Panizzi Ageworthy elegance
Even within the context of Italian wine, Vernaccia di San Gimignano is often overlooked. Nestled in red wine-dominated Tuscany and battling commercially fierce white counterparts, the grape and eponymous appellation have been flying under the radar – much to the loss of wine professionals and consumers worldwide. Having long been a fan of the saline freshness and zesty depth which Vernaccia di San Gimignano can deliver, I was given a full immersion by Panizzi’s winemaker Walter Sovran during this year’s Vinitaly wine trade fair in Verona. From its inception, the estate has had Vernaccia as its main focus and specialism, and along the way Sovran has developed an incredible knowledge of the variety and local terroirs. Not surprising, then, that Panizzi counts among the appellation’s best producers, as proven by the many wines I tasted – a fascinating overview, contextualised by Sovran’s experience, spanning 10 vintages and three different labels. While the latest vintage of the entry-level DOCG Vernaccia di San Gimignano (2021, £15.95-£17.95 The Dorset Wine Co, The Solent Cellar, Vin Neuf) offers transparent freshness and very good value, it’s also worth seeking out the Vigna Santa Margherita 2020 (£22-£24 Focus Wines, The Solent Cellar), a more complex single-vineyard expression, or the DWWA 2022 Gold winner Riserva 2017 (£31-£35 Focus Wines, Shelved Wine, Sociovino). Elegant, ageworthy wines from an appellation well worth discovering.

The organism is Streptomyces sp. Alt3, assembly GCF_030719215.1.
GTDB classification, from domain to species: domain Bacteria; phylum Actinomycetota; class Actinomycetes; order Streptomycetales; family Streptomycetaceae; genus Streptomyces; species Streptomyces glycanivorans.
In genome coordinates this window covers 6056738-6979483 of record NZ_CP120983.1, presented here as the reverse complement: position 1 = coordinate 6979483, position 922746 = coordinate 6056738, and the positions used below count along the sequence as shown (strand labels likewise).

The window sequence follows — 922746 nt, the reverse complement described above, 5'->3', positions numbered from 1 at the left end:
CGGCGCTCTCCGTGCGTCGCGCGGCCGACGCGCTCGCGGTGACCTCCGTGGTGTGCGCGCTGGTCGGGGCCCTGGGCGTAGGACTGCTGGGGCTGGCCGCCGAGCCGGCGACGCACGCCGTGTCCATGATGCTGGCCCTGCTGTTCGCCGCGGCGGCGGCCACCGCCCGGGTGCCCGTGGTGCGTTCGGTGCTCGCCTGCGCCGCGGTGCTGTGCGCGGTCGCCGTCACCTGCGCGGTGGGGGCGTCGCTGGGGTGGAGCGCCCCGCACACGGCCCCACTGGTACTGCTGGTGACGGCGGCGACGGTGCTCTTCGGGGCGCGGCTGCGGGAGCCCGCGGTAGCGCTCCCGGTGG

‘Marlborough Sauvignon Blanc is not one-size- fits-all,’ says winemaker Matt Thomson of Blank Canvas. ‘But how do we explain our distinct sub-regional identities without a tool to do so?’ And so the Marlborough Wine Map was born. Thomson, at New Zealand’s High Commission in London for the map’s UK launch in May, championed its development, concerned that without one a long-held myth would be perpetuated. ‘It doesn’t all taste the same,’ he says, ‘and it’s dangerous to let people continue to think that.’ Blank Canvas is one of 54 members of Appellation Marlborough Wine (AMW), created in 2018 to protect the integrity, authenticity and brand value of the region’s wines. Within Marlborough’s 30,000ha of vineyards, unique terroirs such as Awatere and Wairau have long been known but never defined. Blank Canvas and four other AMW members spent two years on the map project and hope that, with this first edition, it will encourage more Marlborough producers to indicate sub-regions on bottle labels. Which in turn, says Thomson, will help steer consumers towards their favourite Sauvignon Blanc styles – ‘whether that be the lemongrass of Blind River, the saline herbal note of Coastal Awatere or the blackcurrant and passion fruit of Dillons Point’. Buy a printed copy or hi-res download of the map at: appellationmarlboroughwine.co.nz
Seneca Lake’s gentleman farmer